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When wiring a common ground (C wire) for a dual transformer system, does it matter which transformer you connect the ground too? I'd assume that the ground on either transformer would serve as a ground for the power from either transformer, rather than having the two linked.

Edit:

This isn't for a specific installation, just more of a general rule. I realize that the wiring would make a difference, but is there a situation that would be true 95% of the time?

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  • It depends on the installation, and the equipment involved. Do you have a schematic or wiring diagram? – Tester101 May 13 '15 at 16:13
  • This isn't for a specific installation, just more of a general rule. I realize that the wiring would make a difference, but is there a situation that would be true 95% of the time? – Iron May 13 '15 at 16:18
  • You'll have to check the documentation for the thermostat you're using, or contact the manufacturer. Some thermostats have an R and Rc terminal, and would likely be powered by R and C (heating transformer). Others have Rh and Rc, and could be powered by Rh and C (heating transformer) or Rc and C (cooling transformer). It depends on the circuitry in the thermostat. – Tester101 May 13 '15 at 16:45
  • Assuming it's powered by Rc and C, would it matter if the ground is hooked up to the heating transformer? I thought a ground would be a ground. – Iron May 13 '15 at 17:14
  • Being powered by Rc and C would mean that the R wire coming from the cooling transformer would be connected to the R terminal, and the C wire coming from the cooling transformer would be connected to the C terminal. It's better to think of the C wire as "neutral", not ground. – Tester101 May 13 '15 at 18:16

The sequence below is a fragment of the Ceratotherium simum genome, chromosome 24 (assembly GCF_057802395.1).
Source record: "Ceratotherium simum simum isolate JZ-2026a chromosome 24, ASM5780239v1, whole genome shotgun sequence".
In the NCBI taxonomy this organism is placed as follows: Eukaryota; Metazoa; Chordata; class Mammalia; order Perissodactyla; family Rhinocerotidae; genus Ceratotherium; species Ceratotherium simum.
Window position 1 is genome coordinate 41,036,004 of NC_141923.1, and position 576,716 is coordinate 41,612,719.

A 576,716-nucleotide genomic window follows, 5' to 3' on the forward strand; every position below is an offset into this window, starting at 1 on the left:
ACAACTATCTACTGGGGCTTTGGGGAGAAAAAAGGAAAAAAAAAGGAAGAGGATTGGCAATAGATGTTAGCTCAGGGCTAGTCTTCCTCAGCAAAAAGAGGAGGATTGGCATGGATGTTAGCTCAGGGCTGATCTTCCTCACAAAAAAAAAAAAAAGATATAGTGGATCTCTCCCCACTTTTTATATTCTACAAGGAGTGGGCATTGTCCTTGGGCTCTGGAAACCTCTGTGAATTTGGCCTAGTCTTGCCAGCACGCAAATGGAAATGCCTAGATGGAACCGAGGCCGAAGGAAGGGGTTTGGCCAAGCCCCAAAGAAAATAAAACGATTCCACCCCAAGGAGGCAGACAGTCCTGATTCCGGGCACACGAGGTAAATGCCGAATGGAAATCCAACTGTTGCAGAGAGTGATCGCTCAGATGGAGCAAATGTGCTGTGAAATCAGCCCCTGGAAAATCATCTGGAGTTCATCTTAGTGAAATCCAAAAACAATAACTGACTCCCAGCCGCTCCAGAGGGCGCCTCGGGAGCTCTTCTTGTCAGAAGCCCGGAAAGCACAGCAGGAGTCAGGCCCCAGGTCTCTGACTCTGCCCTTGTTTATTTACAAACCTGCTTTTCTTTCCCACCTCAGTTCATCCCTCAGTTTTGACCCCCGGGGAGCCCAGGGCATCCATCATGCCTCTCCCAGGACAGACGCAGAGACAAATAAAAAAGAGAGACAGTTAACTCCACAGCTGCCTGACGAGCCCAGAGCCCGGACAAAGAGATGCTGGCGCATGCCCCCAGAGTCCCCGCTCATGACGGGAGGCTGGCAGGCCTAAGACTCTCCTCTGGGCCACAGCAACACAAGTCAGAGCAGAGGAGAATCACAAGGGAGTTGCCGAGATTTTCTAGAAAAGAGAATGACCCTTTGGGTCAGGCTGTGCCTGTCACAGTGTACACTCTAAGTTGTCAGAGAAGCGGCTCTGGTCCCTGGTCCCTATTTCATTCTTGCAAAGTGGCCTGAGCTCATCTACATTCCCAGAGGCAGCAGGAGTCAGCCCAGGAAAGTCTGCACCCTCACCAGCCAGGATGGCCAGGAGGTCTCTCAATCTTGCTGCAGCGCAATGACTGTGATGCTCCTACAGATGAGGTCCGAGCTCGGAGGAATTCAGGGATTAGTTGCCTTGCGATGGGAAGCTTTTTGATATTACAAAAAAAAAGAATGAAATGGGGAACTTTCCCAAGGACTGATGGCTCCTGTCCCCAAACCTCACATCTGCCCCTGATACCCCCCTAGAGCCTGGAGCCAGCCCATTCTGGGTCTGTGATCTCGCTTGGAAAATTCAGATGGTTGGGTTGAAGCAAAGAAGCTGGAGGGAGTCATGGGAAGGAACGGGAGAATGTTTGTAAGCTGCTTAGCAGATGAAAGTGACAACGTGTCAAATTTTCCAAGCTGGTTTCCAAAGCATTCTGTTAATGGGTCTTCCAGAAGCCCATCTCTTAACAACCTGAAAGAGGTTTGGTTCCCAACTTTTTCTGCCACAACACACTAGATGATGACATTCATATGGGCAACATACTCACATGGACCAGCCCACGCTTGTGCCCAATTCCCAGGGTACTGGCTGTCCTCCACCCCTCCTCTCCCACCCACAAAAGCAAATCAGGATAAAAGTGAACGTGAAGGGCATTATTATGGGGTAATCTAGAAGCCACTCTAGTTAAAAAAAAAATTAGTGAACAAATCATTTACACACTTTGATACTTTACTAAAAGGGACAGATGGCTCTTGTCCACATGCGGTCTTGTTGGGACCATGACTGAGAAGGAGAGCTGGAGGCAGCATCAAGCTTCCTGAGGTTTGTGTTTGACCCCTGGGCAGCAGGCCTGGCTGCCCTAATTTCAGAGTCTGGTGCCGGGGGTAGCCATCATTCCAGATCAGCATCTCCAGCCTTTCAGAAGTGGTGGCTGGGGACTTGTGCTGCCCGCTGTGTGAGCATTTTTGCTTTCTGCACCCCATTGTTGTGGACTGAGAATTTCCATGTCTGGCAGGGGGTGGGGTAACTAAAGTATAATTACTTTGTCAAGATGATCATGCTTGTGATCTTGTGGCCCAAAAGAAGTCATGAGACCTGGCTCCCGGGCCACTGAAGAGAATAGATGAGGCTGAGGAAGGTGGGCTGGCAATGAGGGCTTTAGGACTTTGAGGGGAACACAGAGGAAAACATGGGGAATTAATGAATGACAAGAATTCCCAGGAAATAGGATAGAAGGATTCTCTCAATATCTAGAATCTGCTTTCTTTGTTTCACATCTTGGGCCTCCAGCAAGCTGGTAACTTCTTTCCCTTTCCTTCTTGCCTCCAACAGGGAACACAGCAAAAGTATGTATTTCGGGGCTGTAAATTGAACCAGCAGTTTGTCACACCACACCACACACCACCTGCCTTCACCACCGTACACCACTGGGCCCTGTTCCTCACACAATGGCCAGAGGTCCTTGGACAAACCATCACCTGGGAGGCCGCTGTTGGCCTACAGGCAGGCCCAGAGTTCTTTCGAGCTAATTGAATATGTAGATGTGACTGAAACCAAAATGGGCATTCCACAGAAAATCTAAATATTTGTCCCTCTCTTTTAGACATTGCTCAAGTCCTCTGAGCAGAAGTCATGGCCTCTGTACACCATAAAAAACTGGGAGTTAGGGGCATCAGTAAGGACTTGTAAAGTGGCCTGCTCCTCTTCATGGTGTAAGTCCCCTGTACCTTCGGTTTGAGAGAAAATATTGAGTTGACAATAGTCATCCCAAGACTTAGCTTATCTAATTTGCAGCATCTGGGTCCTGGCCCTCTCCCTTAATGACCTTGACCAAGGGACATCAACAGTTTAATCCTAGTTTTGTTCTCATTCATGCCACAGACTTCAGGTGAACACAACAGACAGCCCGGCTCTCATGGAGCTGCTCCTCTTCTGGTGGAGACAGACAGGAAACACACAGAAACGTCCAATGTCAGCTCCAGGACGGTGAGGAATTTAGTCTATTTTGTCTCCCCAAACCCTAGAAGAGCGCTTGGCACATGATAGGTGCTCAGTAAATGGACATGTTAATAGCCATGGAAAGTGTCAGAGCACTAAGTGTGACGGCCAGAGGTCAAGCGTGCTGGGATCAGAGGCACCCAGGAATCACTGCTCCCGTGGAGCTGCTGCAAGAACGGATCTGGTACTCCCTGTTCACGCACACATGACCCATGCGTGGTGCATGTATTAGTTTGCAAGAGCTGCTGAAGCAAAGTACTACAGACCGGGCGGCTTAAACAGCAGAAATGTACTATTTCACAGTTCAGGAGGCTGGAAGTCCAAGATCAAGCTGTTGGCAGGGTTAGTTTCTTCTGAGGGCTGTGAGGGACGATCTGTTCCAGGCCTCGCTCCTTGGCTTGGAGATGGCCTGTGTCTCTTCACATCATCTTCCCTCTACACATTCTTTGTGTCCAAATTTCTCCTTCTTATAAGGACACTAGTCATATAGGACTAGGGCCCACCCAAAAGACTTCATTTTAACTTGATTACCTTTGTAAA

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In a "common ground" dual transformer system the commons (or "ground") for the heating and cooling transformers must be connected to each other and supplied to the thermostat through a single connection at the "C" terminal. In this arrangement, it is very important to keep the Rc and Rh (power from the cooling and heating transformers) separated and the thermostat must be designed and installed to handle separate heating and cooling power supplies. If the commons for the two transformers are not connected, then a single thermostat will not be able to control both the heating and the cooling units unless you install separate control relays that are all actuated by either the heating transformer or cooling transformer along with the thermostat (typically the heating transformer is used as the power supply in this case). If the two transformer commons are isolated in this arrangement then, yes, each common for the cooling and heating are only for the cooling and heating units, respectively. This could not be called a "common ground" system, however.

As a general rule, provided the heating transformer has a sufficiently large VA rating, I would recommend disconnecting the separate cooling transformer and instead power all the controls from the heating transformer only to reduce the possibility that someone will accidentally use an incompatible thermostat or cross separate Rc and Rh supplies in the future.

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